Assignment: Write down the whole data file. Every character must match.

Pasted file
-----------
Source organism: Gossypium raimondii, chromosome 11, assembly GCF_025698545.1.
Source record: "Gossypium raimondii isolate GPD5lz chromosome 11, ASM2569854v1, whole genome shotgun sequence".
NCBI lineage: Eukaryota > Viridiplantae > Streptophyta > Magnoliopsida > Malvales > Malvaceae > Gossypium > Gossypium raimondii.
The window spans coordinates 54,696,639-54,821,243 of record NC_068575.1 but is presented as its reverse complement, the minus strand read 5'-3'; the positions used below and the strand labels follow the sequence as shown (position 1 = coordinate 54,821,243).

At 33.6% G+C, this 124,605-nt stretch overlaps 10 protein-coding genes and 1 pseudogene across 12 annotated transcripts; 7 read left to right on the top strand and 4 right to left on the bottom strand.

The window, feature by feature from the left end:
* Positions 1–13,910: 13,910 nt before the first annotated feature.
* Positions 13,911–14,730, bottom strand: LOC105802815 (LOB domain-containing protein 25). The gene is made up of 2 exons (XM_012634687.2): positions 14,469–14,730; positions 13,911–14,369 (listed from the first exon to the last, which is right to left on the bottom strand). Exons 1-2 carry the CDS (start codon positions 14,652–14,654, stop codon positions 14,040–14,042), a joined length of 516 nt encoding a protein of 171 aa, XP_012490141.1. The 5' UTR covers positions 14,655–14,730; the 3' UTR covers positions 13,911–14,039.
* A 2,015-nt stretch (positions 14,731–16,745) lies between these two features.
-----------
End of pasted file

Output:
Source organism: Gossypium raimondii, chromosome 11, assembly GCF_025698545.1.
Source record: "Gossypium raimondii isolate GPD5lz chromosome 11, ASM2569854v1, whole genome shotgun sequence".
NCBI lineage: Eukaryota > Viridiplantae > Streptophyta > Magnoliopsida > Malvales > Malvaceae > Gossypium > Gossypium raimondii.
The window spans coordinates 54,696,639-54,821,243 of record NC_068575.1 but is presented as its reverse complement, the minus strand read 5'-3'; the positions used below and the strand labels follow the sequence as shown (position 1 = coordinate 54,821,243).

At 33.6% G+C, this 124,605-nt stretch overlaps 10 protein-coding genes and 1 pseudogene across 12 annotated transcripts; 7 read left to right on the top strand and 4 right to left on the bottom strand.

The window, feature by feature from the left end:
* Positions 1–13,910: 13,910 nt before the first annotated feature.
* Positions 13,911–14,730, bottom strand: LOC105802815 (LOB domain-containing protein 25). The gene is made up of 2 exons (XM_012634687.2): positions 14,469–14,730; positions 13,911–14,369 (listed from the first exon to the last, which is right to left on the bottom strand). Exons 1-2 carry the CDS (start codon positions 14,652–14,654, stop codon positions 14,040–14,042), a joined length of 516 nt encoding a protein of 171 aa, XP_012490141.1. The 5' UTR covers positions 14,655–14,730; the 3' UTR covers positions 13,911–14,039.
* A 2,015-nt stretch (positions 14,731–16,745) lies between these two features.